IMPORTANT : To receive via HTTP listener it needs to be active at all times. You can open a new tab key to check your libra when needed. This is how mine looks like :

And that ’ s about it ! You have successfully set up your HTTP hearer and it is now time to test sending small amounts of Grin coins to it !
If you are sending from exchanges, it might take a couple of hours for them to process your withdrawal requests. personally I ’ ve waited for more than 5 hours for Bibox to withdraw to my HTTP hearer indeed do expect to wait a little .

There are two ways to send Grin – by file and directly to a user with a HTTP hearer. We have tested both and we have some interest results that will make you more comfortable with sending !

I. Sending Grin via File

Requirements : Both parties must be on-line and active voice to transact .
Pros : Beginner Friendly
Cons : multiple Steps
Step 1: With your Grin Node and Wallet running, enter the following command in your wallet’s terminal:
smile wallet send -m file -d any_transaction_name.tx 0.1
A charge with the name “ any_transaction_name.tx ” should be generated and you can then send it to your recipient .
Step 2: Recipient accepts file using the following command:
grin wallet receive -i any_transaction_name.tx
This generates a file called “ any_transaction_name.tx.response ” which will be sent back to you for confirmation .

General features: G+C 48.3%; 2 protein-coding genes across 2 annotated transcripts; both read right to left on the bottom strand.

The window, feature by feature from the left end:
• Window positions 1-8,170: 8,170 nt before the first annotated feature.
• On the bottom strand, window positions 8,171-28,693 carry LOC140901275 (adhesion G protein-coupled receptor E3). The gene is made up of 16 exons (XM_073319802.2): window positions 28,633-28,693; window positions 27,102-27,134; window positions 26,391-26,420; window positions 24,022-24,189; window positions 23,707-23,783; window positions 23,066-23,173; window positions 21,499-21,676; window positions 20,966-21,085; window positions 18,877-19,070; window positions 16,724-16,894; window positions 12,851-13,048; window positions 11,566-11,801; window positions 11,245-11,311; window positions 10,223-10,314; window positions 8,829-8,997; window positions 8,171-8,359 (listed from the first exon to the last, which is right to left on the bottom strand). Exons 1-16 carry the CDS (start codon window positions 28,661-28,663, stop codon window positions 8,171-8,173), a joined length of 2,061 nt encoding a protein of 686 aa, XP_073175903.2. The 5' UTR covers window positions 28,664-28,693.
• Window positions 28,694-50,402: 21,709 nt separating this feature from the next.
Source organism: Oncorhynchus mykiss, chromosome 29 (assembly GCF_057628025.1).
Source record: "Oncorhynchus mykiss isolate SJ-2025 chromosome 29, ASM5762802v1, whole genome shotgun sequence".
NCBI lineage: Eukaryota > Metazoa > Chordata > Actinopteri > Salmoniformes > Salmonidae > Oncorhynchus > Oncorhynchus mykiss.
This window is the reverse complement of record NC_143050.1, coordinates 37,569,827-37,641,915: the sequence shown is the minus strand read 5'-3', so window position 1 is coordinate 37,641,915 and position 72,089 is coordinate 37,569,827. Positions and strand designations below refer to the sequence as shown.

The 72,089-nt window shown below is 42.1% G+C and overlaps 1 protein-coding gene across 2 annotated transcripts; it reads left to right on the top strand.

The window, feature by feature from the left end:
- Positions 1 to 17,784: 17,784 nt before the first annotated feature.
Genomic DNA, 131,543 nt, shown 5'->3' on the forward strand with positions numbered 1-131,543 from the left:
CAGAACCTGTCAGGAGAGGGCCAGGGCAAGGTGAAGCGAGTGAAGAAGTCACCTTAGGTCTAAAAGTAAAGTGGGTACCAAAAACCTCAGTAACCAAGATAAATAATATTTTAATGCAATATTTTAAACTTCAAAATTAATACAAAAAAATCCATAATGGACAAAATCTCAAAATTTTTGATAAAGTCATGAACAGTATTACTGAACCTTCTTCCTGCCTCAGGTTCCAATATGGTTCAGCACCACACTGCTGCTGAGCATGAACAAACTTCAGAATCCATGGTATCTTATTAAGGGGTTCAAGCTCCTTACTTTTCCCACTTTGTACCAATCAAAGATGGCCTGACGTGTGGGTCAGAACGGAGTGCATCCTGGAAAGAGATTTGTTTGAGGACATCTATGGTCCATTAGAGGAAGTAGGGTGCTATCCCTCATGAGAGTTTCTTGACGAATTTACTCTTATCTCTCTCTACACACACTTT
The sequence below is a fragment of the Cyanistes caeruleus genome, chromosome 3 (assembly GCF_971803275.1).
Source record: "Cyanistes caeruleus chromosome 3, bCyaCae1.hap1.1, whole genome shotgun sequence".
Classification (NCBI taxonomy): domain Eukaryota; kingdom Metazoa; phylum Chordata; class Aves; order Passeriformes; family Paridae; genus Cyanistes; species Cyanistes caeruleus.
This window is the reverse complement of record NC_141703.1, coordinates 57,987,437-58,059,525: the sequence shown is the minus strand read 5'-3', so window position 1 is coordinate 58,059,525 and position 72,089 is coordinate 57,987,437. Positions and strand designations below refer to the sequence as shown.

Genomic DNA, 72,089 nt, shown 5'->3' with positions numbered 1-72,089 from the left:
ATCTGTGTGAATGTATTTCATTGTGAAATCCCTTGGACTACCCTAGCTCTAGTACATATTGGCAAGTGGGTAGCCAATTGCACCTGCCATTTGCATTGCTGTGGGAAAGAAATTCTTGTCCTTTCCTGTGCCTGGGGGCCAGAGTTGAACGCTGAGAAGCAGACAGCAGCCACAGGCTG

Step 3: Finalize/confirm transaction on your end. Upon receiving the .response file, enter the following command:
grin wallet finalize -i any_transaction_name.tx.response
This should complete the transaction and you can type in smile wallet information to see your balances .
That ’ s it ! even though it involves sending back and forth between two users, it is broadly painless to get it to work. Read on for the HTTP method acting .

II. Sending Grin Via HTTP (to someone with an active HTTP Listener)

Requirements : recipient must have an active HTTP hearer .
Pros : Fast and accomplishable once set up correctly.
Cons : not as founder friendly .
Sending to person with an active HTTP hearer is an easy, one-step process and we decidedly prefer this over using a file sending method acting. With your Grin Node and Wallet carry, enter the following command in your wallet ’ s terminal :
grin wallet send -d hypertext transfer protocol : //IP-Address:3415 sum
See the image below for the results. For your public toilet, we have besides tested to see what happens if the coins were sent to a wrong address that ’ s not listening .

In the first row, we can see that the wallet lets you know if the other end international relations and security network ’ deoxythymidine monophosphate active/listening and does not send out any of yours funds. It tries to send for about a minute before it times out and displays the “ Wallet Command Failed ” error .
second, when it is sent to the discipline address, it took about 5 seconds to show the “ completed successfully ” message. When we checked on the other computer with grin wallet information, it showed up american samoa well so sending to person with an active HTTP hearer is decidedly a lot faster and easier than via file.

however, do note that if you enter the incorrectly address and that cover happens to have an active HTTP hearer, you coins WILL BE SENT OUT. Please exercise circumspection when transport !
That ‘s it ! If you ‘re at this charge in the lead you should be able to run a VM, Grin Node, Grin Wallet adenine well as Send/Receive Grins ! I hope this has been helpful for you and that you have had fun reading it equally much as I have writing it !


Jin is a Market Research Analyst at CoinGecko. In his free clock time, Jin enjoys messing with crypto related stuffs on a slenderly technical side and generally learns about crypto as he munches on snacks. Follow the author on Twitter @ jin_8315